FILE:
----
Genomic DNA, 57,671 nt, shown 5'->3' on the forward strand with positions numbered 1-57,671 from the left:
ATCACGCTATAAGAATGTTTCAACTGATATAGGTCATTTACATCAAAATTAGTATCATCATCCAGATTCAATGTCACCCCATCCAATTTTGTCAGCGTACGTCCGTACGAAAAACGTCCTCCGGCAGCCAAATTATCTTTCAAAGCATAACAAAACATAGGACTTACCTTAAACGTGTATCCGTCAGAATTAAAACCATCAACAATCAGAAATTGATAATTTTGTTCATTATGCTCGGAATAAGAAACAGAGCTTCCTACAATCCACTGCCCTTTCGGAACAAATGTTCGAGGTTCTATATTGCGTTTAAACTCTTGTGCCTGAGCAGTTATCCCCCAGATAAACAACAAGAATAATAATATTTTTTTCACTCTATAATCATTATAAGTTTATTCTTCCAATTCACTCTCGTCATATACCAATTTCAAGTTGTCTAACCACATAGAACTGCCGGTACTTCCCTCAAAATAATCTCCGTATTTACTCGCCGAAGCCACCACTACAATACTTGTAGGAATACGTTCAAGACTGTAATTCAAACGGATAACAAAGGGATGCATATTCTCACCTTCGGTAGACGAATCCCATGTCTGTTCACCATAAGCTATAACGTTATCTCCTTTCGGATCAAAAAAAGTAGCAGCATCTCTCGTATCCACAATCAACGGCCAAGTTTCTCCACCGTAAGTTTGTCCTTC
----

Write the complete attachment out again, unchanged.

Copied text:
Genomic DNA, 57,671 nt, shown 5'->3' on the forward strand with positions numbered 1-57,671 from the left:
ATCACGCTATAAGAATGTTTCAACTGATATAGGTCATTTACATCAAAATTAGTATCATCATCCAGATTCAATGTCACCCCATCCAATTTTGTCAGCGTACGTCCGTACGAAAAACGTCCTCCGGCAGCCAAATTATCTTTCAAAGCATAACAAAACATAGGACTTACCTTAAACGTGTATCCGTCAGAATTAAAACCATCAACAATCAGAAATTGATAATTTTGTTCATTATGCTCGGAATAAGAAACAGAGCTTCCTACAATCCACTGCCCTTTCGGAACAAATGTTCGAGGTTCTATATTGCGTTTAAACTCTTGTGCCTGAGCAGTTATCCCCCAGATAAACAACAAGAATAATAATATTTTTTTCACTCTATAATCATTATAAGTTTATTCTTCCAATTCACTCTCGTCATATACCAATTTCAAGTTGTCTAACCACATAGAACTGCCGGTACTTCCCTCAAAATAATCTCCGTATTTACTCGCCGAAGCCACCACTACAATACTTGTAGGAATACGTTCAAGACTGTAATTCAAACGGATAACAAAGGGATGCATATTCTCACCTTCGGTAGACGAATCCCATGTCTGTTCACCATAAGCTATAACGTTATCTCCTTTCGGATCAAAAAAAGTAGCAGCATCTCTCGTATCCACAATCAACGGCCAAGTTTCTCCACCGTAAGTTTGTCCTTC